(Photo credit: Esther Lin/Showtime) The first time these two fought in Brooklyn last December, a rough and rugged contest ended in a controversial draw. Bika, of Australia by way of Cameroon, held onto his title but the sanctioning organization mandated a rematch take place. It’s clear to anyone who’s paid attention during the build up to this rematch that Bika and Dirrell don’t like each other, as they jawed back and forth at the presser and weigh-in earlier this week. But how would all that animosity translate into the ring? It didn’t take long to find out.
The first round of this boxing match looked more like a wrestling match, as the fighters took turns slamming each other into canvas. Referee Jack Reiss tried to establish control of the fight early and told the fighters to knock out the rough stuff or he’d take a point. Dirrell, the quicker, slicker boxer, attempted to confuse his opponent by switching between the southpaw and orthodox stance.
Dirrell also tried to frustrate Bika with a lot of holding and was warned in the fourth round by Reiss for pulling down on the Aussie’s head. The crowd grew restless as the rounds progressed and a sloppy start developed into an ugly fight. Yet through all the awkward and rough stuff, and boos from the crowd, Dirrell seemed to remain poised and in control. By the middle rounds Bika started to show signs of fatigue and was rocked by a few punches. Things got a little wild in the eighth round as Bika was docked a point for a borderline low blow. Later in the round, Dirrell dove in while throwing a wild punch, basically jumping on Bika’s shoulder, and was consequently slammed to the canvas WWE style.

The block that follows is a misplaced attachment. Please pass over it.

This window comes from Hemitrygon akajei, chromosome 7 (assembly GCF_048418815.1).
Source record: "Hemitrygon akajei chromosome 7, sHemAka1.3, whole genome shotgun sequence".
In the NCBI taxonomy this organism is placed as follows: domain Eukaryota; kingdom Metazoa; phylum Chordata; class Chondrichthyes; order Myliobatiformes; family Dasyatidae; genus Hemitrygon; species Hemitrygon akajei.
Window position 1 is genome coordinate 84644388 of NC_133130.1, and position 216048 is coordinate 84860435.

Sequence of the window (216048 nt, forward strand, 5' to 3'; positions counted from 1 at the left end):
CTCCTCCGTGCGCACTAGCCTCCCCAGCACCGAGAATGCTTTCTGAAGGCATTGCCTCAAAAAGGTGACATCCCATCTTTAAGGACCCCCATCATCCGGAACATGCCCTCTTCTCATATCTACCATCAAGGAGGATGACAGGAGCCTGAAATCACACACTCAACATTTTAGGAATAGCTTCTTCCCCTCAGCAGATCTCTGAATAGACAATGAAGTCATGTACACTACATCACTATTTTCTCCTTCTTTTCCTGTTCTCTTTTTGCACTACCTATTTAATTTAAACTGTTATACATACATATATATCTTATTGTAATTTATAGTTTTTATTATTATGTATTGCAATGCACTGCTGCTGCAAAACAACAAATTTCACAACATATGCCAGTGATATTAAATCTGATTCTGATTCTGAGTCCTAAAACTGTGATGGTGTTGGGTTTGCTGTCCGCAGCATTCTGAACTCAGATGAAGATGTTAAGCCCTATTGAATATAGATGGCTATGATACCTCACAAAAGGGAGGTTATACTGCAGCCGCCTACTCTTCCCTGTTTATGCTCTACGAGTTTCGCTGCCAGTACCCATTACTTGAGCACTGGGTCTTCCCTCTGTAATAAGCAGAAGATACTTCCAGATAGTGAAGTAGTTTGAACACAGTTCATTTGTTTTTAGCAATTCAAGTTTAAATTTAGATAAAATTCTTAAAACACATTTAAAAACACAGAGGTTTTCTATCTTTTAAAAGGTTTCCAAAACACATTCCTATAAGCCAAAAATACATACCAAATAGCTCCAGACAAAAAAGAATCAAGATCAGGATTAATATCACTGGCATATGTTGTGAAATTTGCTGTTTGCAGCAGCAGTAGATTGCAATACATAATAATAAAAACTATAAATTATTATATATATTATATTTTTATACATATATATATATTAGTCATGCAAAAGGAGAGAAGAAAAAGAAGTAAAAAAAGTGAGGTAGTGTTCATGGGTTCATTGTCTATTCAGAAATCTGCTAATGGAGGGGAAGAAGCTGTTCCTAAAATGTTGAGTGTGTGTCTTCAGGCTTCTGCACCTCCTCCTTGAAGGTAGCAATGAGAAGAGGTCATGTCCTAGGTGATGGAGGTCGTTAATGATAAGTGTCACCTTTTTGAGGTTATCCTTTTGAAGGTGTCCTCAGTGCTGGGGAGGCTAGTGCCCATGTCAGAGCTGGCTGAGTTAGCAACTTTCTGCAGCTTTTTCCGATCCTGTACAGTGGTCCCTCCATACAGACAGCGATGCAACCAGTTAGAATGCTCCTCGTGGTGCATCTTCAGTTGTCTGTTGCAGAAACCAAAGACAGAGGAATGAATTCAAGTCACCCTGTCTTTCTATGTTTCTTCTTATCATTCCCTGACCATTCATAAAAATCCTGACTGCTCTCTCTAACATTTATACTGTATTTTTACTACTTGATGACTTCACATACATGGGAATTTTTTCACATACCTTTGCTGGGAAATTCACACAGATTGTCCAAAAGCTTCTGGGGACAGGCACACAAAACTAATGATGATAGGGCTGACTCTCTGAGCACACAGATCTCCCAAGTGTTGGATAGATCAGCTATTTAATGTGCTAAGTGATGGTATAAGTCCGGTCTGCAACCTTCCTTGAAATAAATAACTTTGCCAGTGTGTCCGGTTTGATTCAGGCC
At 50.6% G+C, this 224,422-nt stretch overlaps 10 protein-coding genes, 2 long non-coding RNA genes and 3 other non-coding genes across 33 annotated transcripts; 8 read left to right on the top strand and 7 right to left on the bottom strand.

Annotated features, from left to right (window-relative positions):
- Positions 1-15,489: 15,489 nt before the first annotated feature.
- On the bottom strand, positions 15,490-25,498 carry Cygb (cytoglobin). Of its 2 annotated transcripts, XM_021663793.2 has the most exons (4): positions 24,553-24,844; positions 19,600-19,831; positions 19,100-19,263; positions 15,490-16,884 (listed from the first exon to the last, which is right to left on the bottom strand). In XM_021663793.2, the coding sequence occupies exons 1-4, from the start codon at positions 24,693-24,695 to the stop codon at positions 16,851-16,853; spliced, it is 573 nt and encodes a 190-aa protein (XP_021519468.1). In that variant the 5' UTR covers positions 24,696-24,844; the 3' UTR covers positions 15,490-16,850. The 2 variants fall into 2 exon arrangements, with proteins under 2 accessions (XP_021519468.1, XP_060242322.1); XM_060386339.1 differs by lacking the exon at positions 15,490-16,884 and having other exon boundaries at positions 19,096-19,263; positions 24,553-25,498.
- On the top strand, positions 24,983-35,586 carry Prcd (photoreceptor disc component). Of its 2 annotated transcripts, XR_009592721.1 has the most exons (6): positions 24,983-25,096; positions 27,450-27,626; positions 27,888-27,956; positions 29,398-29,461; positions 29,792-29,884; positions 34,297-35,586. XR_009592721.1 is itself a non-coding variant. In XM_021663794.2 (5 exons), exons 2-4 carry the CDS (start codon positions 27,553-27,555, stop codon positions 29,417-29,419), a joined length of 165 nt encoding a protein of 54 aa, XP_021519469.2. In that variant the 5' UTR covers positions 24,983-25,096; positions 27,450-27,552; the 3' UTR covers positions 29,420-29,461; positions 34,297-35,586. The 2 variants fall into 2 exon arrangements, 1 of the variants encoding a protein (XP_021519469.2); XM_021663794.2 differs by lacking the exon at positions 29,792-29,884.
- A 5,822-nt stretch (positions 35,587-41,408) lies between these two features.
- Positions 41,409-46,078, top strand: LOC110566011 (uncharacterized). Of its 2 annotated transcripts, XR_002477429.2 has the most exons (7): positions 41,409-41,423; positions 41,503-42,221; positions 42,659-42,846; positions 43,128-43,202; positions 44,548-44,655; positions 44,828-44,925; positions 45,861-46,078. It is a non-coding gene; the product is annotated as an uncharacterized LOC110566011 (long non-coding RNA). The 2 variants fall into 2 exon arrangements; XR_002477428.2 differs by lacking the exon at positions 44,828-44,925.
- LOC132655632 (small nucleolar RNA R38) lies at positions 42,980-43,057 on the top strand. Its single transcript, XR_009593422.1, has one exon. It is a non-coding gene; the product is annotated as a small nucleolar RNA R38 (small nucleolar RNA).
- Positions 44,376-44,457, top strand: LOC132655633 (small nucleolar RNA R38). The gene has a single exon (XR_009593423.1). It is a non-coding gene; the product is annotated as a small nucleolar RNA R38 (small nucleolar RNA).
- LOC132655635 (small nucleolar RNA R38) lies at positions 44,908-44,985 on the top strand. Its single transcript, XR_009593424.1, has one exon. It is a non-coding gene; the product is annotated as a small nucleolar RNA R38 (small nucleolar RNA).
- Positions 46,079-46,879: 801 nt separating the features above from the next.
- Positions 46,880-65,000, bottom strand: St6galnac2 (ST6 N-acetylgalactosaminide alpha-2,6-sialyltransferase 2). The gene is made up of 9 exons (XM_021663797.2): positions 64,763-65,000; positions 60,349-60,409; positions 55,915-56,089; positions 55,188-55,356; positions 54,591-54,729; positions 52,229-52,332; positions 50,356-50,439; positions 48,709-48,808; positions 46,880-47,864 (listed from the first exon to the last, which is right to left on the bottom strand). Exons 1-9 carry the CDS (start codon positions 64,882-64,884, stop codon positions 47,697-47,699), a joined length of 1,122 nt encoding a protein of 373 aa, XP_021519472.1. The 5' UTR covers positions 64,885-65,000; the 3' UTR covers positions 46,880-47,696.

Into the later rounds, Dirrell continued to frustrate Bika and occasionally land hard shots, which visibly stunned his opponent and began to win over the crowd. The Flint Michigan native was coasting and at times it appeared that had he been willing to step on the gas a little, he may have got his opponent out of there. Bika never stopped trying, but he appeared off balance and missed some punches so badly that he nearly did a pirouette in the ring. In the twelfth round Bika knew he needed a knockout to win, but Dirrell was content to tie him up any time he got close. The final bell rang with both fighters in a clinch and the crowd booing. It had been one of those frustrating fights where there were times it appeared things were going to take off, but it just never happened.
The judges scored it 114-113, 116-111 and 117-110 for Dirrell; who did enough to win and take home a world title, but didn’t exactly set the world on fire. Bika landed 124 of 421 total punches (29%) while Dirrell landed 156 of 452 (35%). Dirrell landed more jabs than Bika (52 to 38), as well as power shots (104 to 86); his record improves to 27-0-1 (22KO) while Bika drops to 32-6-3 (21KO) and may be at the end of the road.
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